You've worked hard throughout your career to save for retirement so, of course, you want to make the most of your money. But when planning for retirement, many people don't consider how taxes will affect their savings.
If you're saving in a 401(k) or traditional IRA, your dollars are tax-deductible up front. But you will need to pay income tax on the withdrawals once you retire. If you're already going to be stretched thin financially during retirement, giving a good chunk of your savings to Uncle Sam may make your golden years even more challenging.
Fortunately, by making a few smart and strategic decisions, there are a few ways to save on taxes in retirement.
1. Understand your tax bracket
Exactly how much income tax you pay on your retirement account distributions will depend on what tax bracket you fall under. By making withdrawals strategically from your 401(k) or traditional IRA, you can ensure you're not paying more than you have to in taxes.
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So, for instance, say you're married, and the two of you expect to need around $80,000 per year in retirement. If you withdraw exactly $80,000 from your retirement account, you'd fall into a higher tax bracket than if you could make ends meet on just $78,950 or less per year.
Keep in mind, too, that these brackets account for all taxable retirement income -- which can include Social Security benefits. Exactly how much you'll pay in taxes on your Social Security benefits depends on a variety of factors, but the bottom line is that your additional retirement income can potentially push you into a higher tax bracket. By taking all other sources of retirement income into consideration, aim to withdraw your retirement savings accordingly so you can stay within your ideal tax bracket.
2. Invest in a Roth IRA
All types of retirement accounts have their advantages and disadvantages, and one of the main perks of investing in a Roth IRA is that you can withdraw your money tax-free in retirement. Because your contributions are taxed up front when you put money into the account, you don't owe any taxes once you make withdrawals.
A Roth IRA is especially helpful if you're going to be stretching every dollar in retirement, because the money in your account is the amount you'll actually be able to spend. In other words, what you see is what you get. Although you won't get the up-front tax break when you make the initial contributions like you would with a 401(k) or traditional IRA, you will be saving money when you need it the most during retirement.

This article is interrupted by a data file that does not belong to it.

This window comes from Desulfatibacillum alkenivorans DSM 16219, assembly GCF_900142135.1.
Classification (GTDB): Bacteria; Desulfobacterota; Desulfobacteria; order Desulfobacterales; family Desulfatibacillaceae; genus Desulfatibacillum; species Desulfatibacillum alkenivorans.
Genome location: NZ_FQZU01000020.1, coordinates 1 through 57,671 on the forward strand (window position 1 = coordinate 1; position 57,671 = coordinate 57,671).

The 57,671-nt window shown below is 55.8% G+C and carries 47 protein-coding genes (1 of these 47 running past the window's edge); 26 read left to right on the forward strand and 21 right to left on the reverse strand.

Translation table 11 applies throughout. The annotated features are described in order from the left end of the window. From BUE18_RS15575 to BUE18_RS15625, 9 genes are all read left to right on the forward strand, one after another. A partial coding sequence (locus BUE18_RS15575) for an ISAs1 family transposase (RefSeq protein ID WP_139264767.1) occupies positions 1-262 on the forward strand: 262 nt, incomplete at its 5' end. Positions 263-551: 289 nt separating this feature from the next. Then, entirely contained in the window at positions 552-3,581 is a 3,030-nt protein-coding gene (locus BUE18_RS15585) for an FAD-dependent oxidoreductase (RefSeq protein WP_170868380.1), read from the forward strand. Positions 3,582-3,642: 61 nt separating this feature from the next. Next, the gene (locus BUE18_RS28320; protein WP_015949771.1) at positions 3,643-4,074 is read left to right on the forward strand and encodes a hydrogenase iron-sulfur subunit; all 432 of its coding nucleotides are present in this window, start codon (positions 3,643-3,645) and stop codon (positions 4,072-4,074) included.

Another advantage of the Roth IRA is that you don't need to start taking required minimum distributions (RMDs). With a traditional IRA or 401(k), once you turn age 70 1/2, you'll need to start withdrawing money from your account whether you want to or not (because you haven't paid taxes on this money yet, and the government wants its share eventually). This can be problematic if you plan to continue working past that age, because you may want to keep your money in your retirement fund until you actually need it so that it can continue growing for as long as possible. With a Roth IRA, there are no RMDs, so you can keep all the money in your account for the rest of your life if you choose.
If you've decided that a Roth IRA is the right move for you, it is possible to convert a traditional IRA into a Roth IRA -- but be sure to weigh the pros and cons first. Once you convert to a Roth IRA, you can't change your mind and undo the decision, so make sure it's a smart move before you pull the trigger.
3. Consider moving to a more tax-friendly state
Sometimes, the place you call home can provide a tax break simply by living there. There are seven states in the U.S. that don't have state income taxes: Alaska, Florida, Nevada, South Dakota, Texas, Washington, and Wyoming.
Also, New Hampshire and Tennessee don't tax your earnings or other forms of income -- just income from dividends and interest. So, if you're living in any of these nine states, you may not have to pay much (or anything) in state income taxes.
Keep in mind, however, that you'll still need to pay federal income taxes on distributions from your 401(k) or traditional IRA, so can't avoid taxes altogether. But depending on how much you're earning in retirement income and what your savings look like, saving a few thousand dollars per year on state income tax could help considerably.
Before you pack up and move, consider all the financial advantages and disadvantages of moving to a new state. You may save a considerable amount of money on taxes each year, but if housing prices and the general cost of living are higher, you may not come out ahead financially. That said, if you do your research and decide you can save money by moving to a more tax-friendly area, you may be able to live a much more comfortable and enjoyable retirement.
To some degree, taxes will always be unavoidable. But that doesn't mean you can't be strategic about your retirement decisions to save money. By considering how taxes will affect your retirement income and adjusting your retirement plans accordingly, you can save money and make the most of every penny.